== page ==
Mary Elizabeth Braddon in St. Leonards
Jennifer Carnell

In about 1839 or 1840, when Braddon was four years old, her parents separated. Henry Braddon had proved to be an unreliable and unfaithful husband and, together with a a friend called Mrs. Walden (who had also left her husband), Fanny Braddon decided to set up home with her daughter on the Sussex coast for a while.

Fanny Braddon and Mrs. Walden chose to live at Maze Hill, St. Leonards.

At this time, St. Leonards was a fairly new and fashionable seaside resort. It was founded by the architect James Burton (father of Decimus Burton) in 1828. Maze Hill is part of Burton's development. In the early 1900s, Braddon described Maze Hill as little changed from the 1830s; it is fairly safe to say that it retains much the same appearance today, as there does not seem to have been any bomb damage there.

At the top of the hill is North Lodge, which was once the home of Sir Henry Rider Haggard.

One of the larger villas, set back from the road.

It is still fairly quiet and it is easy to imagine a more rural feel.

A view down the hill. You can just about see the sea, and at the bottom you can see the back of one of Burton's larger buildings, the Royal Victoria Hotel.

A lovely house called The Clock House.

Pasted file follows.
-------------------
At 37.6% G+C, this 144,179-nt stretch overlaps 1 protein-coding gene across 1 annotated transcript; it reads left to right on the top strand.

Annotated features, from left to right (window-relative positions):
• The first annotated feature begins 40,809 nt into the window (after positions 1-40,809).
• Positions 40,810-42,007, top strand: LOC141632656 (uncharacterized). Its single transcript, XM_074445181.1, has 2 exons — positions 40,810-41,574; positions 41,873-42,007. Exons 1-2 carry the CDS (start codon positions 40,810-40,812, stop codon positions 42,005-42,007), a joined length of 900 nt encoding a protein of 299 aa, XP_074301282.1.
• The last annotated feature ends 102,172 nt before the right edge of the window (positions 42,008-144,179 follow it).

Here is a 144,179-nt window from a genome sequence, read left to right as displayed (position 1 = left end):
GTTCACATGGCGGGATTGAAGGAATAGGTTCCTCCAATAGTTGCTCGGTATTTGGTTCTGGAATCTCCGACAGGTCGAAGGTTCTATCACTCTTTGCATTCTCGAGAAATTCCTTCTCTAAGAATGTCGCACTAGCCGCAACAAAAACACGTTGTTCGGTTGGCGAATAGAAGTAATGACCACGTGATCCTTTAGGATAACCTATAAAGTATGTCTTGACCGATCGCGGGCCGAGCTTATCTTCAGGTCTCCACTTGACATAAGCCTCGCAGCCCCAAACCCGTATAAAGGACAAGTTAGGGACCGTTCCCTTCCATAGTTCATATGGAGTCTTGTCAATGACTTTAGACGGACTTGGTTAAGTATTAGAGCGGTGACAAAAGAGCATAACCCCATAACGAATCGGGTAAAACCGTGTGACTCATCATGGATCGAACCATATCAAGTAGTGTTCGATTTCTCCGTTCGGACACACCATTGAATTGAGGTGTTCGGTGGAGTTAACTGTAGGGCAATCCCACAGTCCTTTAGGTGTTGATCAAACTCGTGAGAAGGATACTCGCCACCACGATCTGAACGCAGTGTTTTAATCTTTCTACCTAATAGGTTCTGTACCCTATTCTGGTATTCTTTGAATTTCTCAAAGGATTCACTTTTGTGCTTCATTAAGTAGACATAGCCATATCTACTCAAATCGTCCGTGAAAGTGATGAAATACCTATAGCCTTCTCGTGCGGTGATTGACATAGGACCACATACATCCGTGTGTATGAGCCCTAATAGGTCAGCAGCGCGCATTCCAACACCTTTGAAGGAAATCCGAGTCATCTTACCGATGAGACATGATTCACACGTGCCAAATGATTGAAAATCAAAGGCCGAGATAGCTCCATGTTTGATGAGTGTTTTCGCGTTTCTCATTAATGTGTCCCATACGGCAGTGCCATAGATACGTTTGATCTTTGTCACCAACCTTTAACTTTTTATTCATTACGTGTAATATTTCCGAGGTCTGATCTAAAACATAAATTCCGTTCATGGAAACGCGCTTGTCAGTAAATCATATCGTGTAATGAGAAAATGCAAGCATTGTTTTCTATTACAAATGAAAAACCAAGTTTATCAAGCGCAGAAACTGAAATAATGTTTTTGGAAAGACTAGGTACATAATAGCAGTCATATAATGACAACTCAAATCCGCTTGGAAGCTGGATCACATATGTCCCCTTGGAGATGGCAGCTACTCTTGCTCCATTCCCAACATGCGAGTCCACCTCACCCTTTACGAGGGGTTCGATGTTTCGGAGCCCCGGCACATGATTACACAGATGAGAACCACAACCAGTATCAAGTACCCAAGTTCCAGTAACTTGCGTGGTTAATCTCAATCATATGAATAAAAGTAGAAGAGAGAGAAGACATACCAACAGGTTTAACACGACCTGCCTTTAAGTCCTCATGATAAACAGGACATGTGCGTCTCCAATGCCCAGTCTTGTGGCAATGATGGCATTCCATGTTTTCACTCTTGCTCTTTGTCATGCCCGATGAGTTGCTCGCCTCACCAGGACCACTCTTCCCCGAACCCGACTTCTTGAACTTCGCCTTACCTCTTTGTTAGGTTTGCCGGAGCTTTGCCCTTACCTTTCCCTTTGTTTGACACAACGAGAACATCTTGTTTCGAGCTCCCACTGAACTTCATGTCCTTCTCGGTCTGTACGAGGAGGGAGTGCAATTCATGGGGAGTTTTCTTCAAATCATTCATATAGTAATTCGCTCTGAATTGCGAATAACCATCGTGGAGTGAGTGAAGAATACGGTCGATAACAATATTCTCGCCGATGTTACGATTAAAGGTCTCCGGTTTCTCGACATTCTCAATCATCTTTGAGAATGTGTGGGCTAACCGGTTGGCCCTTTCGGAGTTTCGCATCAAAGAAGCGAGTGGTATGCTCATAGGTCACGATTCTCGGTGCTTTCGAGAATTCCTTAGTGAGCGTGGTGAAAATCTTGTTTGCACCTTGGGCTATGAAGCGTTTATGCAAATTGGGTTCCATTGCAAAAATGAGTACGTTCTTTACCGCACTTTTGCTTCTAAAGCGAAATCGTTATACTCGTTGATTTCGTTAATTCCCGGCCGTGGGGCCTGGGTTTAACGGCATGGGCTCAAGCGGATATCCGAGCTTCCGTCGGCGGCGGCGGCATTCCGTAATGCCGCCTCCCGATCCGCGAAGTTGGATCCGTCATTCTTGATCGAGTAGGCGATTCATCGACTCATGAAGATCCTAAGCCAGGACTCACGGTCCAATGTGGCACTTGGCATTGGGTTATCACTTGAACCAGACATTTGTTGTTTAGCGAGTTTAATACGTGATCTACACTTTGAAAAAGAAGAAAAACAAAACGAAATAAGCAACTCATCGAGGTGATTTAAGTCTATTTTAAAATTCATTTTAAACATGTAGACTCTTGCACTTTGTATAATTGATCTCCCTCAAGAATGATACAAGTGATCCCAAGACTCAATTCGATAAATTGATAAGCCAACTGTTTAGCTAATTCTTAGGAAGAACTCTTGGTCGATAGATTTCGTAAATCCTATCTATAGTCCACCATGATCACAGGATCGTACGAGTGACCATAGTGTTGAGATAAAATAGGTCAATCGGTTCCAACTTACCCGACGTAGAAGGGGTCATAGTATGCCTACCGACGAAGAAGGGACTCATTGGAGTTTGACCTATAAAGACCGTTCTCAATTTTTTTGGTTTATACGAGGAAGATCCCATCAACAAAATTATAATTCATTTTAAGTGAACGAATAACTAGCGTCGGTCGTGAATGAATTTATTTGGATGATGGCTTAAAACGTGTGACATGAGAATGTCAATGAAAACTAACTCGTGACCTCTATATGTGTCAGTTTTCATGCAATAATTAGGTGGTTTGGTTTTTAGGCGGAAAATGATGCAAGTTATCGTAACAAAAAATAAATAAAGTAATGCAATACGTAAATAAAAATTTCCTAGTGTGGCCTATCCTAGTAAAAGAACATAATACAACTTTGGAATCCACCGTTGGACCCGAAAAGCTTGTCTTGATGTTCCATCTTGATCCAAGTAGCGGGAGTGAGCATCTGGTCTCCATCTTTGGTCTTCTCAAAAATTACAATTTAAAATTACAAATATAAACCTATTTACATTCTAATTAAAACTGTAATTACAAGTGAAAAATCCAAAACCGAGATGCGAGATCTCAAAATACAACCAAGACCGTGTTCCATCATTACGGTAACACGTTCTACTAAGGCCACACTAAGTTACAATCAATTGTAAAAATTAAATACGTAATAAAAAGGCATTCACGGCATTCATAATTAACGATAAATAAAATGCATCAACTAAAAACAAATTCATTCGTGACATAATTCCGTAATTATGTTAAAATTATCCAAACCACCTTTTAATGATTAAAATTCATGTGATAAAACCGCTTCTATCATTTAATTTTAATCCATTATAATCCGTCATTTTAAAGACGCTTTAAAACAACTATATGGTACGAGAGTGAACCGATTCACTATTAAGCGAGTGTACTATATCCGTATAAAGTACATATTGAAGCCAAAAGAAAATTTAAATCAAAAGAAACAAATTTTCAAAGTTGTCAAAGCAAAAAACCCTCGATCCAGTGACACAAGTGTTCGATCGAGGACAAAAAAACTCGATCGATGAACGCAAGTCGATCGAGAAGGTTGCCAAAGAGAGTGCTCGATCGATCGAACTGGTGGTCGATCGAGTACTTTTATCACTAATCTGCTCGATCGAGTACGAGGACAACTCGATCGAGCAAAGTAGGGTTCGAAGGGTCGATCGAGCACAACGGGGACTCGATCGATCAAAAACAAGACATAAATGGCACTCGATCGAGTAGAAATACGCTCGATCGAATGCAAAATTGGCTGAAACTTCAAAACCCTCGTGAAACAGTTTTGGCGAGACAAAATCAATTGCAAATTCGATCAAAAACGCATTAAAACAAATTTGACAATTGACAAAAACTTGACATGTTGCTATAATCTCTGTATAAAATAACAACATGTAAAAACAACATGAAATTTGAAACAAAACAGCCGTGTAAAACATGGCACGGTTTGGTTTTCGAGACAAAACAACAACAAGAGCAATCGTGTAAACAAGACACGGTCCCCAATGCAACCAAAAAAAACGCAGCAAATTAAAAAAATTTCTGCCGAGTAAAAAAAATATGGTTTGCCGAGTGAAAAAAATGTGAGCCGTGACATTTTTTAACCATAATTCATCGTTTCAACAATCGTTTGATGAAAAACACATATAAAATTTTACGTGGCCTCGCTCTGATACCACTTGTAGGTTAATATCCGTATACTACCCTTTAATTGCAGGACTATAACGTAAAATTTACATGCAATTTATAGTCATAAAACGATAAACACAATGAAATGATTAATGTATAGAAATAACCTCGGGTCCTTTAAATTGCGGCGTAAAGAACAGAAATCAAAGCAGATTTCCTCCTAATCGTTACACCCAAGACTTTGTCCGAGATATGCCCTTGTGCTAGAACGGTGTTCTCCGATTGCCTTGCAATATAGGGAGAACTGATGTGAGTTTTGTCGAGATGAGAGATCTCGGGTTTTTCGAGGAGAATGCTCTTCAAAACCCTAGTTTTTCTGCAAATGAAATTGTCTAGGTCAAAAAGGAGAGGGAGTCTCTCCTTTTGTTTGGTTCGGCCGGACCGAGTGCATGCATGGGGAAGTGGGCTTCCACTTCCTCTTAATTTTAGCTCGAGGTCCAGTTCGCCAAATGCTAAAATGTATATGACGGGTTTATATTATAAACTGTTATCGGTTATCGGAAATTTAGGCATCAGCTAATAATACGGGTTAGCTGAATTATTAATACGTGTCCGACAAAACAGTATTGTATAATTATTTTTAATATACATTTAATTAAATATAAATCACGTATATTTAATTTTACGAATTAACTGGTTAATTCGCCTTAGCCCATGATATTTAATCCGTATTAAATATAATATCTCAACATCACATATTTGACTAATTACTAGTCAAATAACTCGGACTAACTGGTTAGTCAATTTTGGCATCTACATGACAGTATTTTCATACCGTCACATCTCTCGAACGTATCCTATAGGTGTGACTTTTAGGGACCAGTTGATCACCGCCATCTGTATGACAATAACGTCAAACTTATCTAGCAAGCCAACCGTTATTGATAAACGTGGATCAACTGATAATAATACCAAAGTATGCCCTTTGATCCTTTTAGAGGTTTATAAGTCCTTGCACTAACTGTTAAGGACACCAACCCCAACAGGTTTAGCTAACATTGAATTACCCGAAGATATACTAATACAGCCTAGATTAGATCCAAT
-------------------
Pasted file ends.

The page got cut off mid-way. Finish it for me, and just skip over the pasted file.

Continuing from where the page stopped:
The lower part of the road has more houses, and they were built in 1832.

More 1832 houses. It's more likely Braddon lived in one of these, than the large detached villas up the hill.

A view of the 1832 houses from the then Subscription Gardens.

A short walk from the lower part of Maze Hill is the seafront. Mrs. Walden decided that Braddon was 'bilious', and so she was taken for frequent visits to the chemist shop situated near the beginning of the colonnade to be given unpleasant medicine, 'All my sorrows on Maize Hill had to do with the chemist's shop.'

These are the only remaining colonnades, as the rest were destroyed and flats were put in their place in the 1930s. The old-fashioned chemist shop only closed in the 1990s, but unfortunately I never took a photograph.

The photographs above were taken in June 2006.

Anyone interested in the development of St. Leonards is advised to read:
J. Manwaring Baines, Burton's St. Leonards (St. Leonards-On-Sea: Hastings Museum, 1956; reprinted 1990).

The Literary Lives of Mary Elizabeth Braddon by Jennifer Carnell (Biography)

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